“Snakes Around Town:  Baseline Snake Species Occupancy in Madison-Area Prairie Restorations.”


3.  Seeking Hands on Science Presenters AND Campus locations for the Wisconsin Science Festival!

a. Indoor/Outdoor In-Person hands-on science at the Festival: 

Join us at the Discovery Expo in the Discovery Building on October 12 and October 15 from 10am-1pm and outside on State St as part of the Science On the Square event from 4-8pm on Friday, October 14. To submit your station details, here is the form: https://docs.google.com/forms/d/e/1FAIpQLSd1i9GoR9nxz2sBFwb3KzerrDDz6XYCPVHt5uZi-V7IjWwfYA/viewform

Deadline for station details is mid August.

b. Want to have groups of students/teachers come to your building/space in small groups on Wednesday October 12? 

During the Discovery Expo, we will have many students on campus with their teachers. Sometimes they are interested in seeing another part of campus after/before their time at the Discovery Expo. In the past, we have helped to coordinate options for them – like stopping at the learning lobby of the Primate Center or visiting Allen Gardens. If you would like to open your doors to groups of youth during the Festival, email Sam Mulrooney (Mulrooney, Samantha SMulrooney@warf.org) with the following information:

Location address

Size of group you have at one time

Age/grades that would be the best fit

Length of time you’d want the group on site

4. IEEE-Madison Panel Discussion on UW-Madison’s Nuclear Fusion Research, August 11 at 6pm at The Atrium on Park, 2300 S. Park Street.

Why Fusion?

  • The role of fusion power plants in a modern, sustainable electric grid
  • How fusion works, and what challenges there are to overcome

Recent advancements in fusion technology

  • Improvements in theory, computation, and materials
  • Contributions made by scientists in Wisconsin

What to look for in the near future?

  • New and exciting experiments on the horizon
  • How local people can help advocate for fusion technology

Please help spread the invitation through your network.  The event is described at https://events.vtools.ieee.org/m/318452. 

This is an in-person event that requires registration to attend. The registration link is reached from the linked page. Chuck Cowie, IEEE Madison

5.  Calumet County “Festival of Fun” on Saturday October 1 in Chilton at the Calumet County Courthouse. 

UW-Madison’s Calumet County 4-H invites 50-minute hands-on science presentations, with sessions available at 9:00, 10:00 or 11:00 for 4-H Cloverbuds (grades K-2) and then also sessions at 1:00, 2:00 or 3:00 for older 4-H members (grades 3-8).   

To register, please contact Carlea Liermann.

Carlea Liermann

4-H Program Educator

UW-Madison | Extension Calumet County

206 Court Street | Chilton, WI  53014-1127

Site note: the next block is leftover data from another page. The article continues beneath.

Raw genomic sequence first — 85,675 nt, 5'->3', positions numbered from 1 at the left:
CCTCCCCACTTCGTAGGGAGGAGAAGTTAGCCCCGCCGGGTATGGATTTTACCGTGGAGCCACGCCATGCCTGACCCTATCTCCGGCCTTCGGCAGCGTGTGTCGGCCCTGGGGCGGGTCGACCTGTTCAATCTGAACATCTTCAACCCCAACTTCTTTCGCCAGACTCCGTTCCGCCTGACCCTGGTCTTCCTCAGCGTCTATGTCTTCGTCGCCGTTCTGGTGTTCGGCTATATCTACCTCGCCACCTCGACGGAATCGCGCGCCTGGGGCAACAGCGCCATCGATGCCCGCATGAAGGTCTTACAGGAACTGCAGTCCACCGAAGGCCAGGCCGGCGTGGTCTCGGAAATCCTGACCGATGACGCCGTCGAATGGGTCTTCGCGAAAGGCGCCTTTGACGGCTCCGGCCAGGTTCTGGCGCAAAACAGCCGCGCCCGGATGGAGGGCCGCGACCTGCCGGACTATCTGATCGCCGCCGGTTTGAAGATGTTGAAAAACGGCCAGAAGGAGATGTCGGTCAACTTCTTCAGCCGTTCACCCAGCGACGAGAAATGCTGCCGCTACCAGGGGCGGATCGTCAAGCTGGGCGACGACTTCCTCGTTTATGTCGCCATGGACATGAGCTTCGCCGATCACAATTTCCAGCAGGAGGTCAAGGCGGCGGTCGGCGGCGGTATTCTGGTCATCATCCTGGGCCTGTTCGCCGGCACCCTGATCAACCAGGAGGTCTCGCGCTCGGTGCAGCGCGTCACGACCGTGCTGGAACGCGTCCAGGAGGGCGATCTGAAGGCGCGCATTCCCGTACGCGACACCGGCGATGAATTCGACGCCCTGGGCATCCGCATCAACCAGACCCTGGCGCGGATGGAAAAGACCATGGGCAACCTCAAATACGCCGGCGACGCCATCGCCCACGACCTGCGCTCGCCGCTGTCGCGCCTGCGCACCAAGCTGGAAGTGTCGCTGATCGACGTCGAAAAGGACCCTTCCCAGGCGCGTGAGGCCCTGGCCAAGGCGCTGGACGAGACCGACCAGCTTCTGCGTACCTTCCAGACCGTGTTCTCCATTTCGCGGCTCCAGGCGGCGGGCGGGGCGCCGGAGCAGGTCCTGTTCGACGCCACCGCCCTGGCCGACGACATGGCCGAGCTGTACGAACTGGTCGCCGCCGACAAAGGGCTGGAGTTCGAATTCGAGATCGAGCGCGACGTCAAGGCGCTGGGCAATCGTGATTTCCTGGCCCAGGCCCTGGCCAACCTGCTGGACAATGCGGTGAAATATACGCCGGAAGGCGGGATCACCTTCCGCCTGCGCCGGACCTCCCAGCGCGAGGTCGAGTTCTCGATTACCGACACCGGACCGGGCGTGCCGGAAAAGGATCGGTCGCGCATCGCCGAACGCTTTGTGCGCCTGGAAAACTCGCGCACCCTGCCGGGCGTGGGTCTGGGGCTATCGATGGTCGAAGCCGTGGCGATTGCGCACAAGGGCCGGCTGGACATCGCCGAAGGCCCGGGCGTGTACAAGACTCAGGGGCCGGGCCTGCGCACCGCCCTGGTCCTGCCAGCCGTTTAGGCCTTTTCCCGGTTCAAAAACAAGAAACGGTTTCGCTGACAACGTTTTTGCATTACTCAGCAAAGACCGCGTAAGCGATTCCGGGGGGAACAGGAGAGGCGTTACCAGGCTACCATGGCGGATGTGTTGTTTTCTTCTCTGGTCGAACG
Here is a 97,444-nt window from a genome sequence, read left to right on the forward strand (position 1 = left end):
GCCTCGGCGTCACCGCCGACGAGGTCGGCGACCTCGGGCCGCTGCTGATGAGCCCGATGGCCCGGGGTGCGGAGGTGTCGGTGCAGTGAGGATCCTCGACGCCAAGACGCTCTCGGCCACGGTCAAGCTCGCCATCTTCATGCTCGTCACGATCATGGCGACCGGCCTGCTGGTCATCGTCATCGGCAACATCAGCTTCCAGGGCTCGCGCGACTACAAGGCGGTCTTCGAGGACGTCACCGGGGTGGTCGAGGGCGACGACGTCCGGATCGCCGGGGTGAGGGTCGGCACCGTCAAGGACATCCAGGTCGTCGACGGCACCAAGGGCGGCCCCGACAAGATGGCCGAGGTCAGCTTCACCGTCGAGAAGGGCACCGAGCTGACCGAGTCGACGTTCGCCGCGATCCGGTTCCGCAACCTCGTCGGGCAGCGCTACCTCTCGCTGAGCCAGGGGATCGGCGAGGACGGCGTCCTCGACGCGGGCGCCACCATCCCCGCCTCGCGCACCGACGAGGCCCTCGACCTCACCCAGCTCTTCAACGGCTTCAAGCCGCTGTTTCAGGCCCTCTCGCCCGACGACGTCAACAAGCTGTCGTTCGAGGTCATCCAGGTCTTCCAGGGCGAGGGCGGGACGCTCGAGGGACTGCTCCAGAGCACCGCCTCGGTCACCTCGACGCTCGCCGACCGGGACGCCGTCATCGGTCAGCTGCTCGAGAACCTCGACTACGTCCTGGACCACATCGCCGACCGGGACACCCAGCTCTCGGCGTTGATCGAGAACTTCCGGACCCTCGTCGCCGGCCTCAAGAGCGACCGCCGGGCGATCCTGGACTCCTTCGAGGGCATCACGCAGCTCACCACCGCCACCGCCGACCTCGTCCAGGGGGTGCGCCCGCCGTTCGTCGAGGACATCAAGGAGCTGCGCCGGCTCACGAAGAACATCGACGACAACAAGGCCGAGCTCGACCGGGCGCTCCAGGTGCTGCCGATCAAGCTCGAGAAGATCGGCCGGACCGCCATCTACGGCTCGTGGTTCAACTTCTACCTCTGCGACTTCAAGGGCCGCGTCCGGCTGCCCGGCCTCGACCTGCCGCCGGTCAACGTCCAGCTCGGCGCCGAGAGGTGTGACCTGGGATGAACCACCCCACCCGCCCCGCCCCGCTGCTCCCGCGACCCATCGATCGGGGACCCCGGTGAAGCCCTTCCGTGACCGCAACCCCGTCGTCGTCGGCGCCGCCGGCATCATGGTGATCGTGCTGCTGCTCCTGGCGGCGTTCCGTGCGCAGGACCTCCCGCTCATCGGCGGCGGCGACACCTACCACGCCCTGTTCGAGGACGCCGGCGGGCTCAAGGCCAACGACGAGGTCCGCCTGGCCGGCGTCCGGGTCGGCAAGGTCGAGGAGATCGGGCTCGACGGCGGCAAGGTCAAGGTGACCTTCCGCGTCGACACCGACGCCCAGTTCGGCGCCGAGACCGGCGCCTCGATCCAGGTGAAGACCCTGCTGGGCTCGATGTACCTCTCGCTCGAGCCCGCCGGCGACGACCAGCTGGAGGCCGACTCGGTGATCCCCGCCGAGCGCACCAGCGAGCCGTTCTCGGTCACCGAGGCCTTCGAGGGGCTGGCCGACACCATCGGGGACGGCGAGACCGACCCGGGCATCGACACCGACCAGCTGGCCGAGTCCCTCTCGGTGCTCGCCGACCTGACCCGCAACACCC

6. Wisconsin 4-H Fall Forum Runs November 4-6 at the Hotel Mead in Wisconsin Rapids.

Wisconsin 4-H’s Fall Forum is an opportunity for science outreachers to connect with youth and adult volunteers from all overs Wisconsin. 

To Register:

Friday Interactive Learning Activity Submission Friday Evening November 4

Saturday Workshop Submission November 5

Carlea Liermann

4-H Program Educator

UW-Madison | Extension Calumet County

206 Court Street | Chilton, WI  53014-1127


7.  UW Arboretum Summer Events

Saturday work parties, Sunday walks, and night walksSaturday restoration work parties, 9 a.m.–12 p.m.: https://arboretum.wisc.edu/get-involved/volunteer/work-parties/See the full list of Sunday walks (nature hikes, family walks, and garden strolls), plus monthly night walks, on the Arboretum events calendar: https://arboretum.wisc.edu/visit/events/

Taking a self-guided stroll is one way to explore the Arboretum on your own terms. Some of the most popular routes include the Grady Tract Loop, the Curtis Prarie, or a five mile loop through the whole arboretum. Always remember to stay on the paths to preserve wild plants + wear appropriate shoes.  


You can also take one of the free guided nature walks offered for different skill levels and ages on a weekly basis. Most meet at the Visitor’s Center, located right in the heart of the arboretum.

  • Nature Walks — Every Sunday at 1 p.m., learn about the land, plants, and animals from local naturalists.
  • Nature Hikes — On the first and third Sundays of the month, adults are invited on these longer walks.
  • Family Nature Walks — On the second Sunday of the month, families can explore the arboretum with a guide.
  • Garden Strolls — On the fourth Sunday of the month, gently-paced strolls are offered with wheelchair-accessible routes.

And the fun doesn’t stop there. Check out the calendar for monthly night walks, seasonal birding hikes + more family-friendly events.

The arboretum is open daily from 4 a.m.-10 p.m. and is always free. 


8. Events from Madison Friends of Urban Nature

 More events at https://cityofmadison.com/parks/events/bird-nature.cfm